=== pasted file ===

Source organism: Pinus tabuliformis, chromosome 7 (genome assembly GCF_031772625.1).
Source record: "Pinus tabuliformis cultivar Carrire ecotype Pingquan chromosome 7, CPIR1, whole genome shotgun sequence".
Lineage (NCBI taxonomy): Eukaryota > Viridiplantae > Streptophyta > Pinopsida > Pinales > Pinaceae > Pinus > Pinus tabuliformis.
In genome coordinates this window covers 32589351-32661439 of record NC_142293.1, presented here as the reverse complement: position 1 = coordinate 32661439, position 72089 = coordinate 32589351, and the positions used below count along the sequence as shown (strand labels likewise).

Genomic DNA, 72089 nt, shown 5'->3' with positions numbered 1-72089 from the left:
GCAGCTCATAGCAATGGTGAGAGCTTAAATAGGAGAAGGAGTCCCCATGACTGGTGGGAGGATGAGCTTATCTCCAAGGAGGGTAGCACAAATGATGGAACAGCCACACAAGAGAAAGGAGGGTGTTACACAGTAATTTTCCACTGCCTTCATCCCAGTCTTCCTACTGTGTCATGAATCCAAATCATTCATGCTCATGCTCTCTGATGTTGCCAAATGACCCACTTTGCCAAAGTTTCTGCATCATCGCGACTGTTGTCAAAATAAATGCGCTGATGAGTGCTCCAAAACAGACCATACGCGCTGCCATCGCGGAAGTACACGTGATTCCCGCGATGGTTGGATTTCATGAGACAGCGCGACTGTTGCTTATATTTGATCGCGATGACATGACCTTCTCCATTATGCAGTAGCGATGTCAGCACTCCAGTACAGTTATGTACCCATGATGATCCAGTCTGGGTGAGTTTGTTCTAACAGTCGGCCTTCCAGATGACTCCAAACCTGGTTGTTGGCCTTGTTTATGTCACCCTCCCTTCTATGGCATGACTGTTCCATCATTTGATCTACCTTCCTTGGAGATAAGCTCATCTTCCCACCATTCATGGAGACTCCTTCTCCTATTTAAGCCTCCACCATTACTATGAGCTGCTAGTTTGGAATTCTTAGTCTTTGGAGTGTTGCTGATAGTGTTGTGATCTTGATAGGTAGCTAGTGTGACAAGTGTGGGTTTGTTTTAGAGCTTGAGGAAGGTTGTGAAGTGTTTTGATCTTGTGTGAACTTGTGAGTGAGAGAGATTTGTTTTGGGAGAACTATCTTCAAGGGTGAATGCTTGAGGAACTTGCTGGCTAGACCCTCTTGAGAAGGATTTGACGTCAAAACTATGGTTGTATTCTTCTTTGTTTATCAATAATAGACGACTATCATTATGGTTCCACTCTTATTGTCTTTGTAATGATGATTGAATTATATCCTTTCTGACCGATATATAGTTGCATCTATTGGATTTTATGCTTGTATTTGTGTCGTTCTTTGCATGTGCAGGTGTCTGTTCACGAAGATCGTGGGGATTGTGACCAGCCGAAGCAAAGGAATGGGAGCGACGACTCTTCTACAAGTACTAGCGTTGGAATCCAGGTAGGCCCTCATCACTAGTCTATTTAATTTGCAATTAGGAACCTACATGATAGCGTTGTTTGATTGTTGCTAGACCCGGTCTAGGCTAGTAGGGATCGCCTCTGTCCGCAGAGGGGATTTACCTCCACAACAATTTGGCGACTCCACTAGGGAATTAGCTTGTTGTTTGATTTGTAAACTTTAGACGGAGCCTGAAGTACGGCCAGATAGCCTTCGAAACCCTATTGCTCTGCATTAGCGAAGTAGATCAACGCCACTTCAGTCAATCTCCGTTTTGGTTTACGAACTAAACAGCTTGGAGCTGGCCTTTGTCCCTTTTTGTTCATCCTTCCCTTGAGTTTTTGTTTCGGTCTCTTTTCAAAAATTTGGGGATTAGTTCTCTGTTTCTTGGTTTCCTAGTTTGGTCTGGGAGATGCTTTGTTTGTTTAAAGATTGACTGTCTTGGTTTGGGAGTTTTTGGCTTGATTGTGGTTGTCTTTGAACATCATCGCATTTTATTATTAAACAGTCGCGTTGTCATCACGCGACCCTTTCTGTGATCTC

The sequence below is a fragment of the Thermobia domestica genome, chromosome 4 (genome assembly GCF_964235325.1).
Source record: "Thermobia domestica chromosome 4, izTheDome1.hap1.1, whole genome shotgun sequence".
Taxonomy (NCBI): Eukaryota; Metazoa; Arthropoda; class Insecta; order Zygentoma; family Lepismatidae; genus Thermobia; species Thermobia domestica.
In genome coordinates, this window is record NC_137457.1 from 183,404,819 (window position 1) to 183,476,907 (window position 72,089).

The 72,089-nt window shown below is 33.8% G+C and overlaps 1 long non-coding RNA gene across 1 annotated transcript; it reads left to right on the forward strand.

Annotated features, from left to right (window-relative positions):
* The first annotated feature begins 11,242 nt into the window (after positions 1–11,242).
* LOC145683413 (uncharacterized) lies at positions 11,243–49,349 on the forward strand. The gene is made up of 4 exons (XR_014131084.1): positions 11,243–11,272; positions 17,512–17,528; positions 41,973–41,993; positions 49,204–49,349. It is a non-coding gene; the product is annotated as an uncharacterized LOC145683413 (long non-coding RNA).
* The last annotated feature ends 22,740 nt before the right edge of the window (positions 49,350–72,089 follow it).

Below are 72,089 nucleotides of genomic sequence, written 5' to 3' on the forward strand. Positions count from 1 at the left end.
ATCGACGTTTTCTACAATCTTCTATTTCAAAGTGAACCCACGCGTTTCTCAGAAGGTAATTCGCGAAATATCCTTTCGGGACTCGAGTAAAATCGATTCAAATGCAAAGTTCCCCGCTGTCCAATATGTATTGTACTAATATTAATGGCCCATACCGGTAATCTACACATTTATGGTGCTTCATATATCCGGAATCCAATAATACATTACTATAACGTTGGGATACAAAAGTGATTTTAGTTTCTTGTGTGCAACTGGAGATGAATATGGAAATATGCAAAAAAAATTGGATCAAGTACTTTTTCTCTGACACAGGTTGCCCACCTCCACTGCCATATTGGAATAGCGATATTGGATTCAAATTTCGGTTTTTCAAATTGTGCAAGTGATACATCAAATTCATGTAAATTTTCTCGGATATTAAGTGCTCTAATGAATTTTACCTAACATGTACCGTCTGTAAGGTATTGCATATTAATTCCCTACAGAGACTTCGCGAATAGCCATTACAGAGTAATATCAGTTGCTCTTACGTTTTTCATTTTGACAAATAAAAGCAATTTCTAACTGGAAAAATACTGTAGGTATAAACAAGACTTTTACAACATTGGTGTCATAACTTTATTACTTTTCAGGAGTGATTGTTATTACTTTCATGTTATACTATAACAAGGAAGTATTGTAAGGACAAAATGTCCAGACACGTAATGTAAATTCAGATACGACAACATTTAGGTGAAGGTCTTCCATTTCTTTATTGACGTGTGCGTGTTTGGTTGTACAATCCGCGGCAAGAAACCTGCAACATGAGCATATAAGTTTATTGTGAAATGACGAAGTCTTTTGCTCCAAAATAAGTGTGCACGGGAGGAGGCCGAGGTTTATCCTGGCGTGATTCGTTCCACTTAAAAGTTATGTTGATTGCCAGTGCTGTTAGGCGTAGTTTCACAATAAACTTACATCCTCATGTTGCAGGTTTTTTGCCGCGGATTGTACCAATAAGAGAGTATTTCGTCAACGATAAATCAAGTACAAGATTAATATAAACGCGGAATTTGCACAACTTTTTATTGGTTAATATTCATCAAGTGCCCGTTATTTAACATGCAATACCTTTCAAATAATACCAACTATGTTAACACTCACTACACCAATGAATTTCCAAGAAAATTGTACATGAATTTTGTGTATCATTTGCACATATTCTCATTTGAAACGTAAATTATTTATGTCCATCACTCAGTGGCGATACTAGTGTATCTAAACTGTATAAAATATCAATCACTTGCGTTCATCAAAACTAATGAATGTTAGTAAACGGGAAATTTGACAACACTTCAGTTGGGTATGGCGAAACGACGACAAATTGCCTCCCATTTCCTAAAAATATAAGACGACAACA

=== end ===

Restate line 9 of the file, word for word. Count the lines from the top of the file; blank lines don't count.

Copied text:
Taxonomy (NCBI): Eukaryota; Metazoa; Arthropoda; class Insecta; order Zygentoma; family Lepismatidae; genus Thermobia; species Thermobia domestica.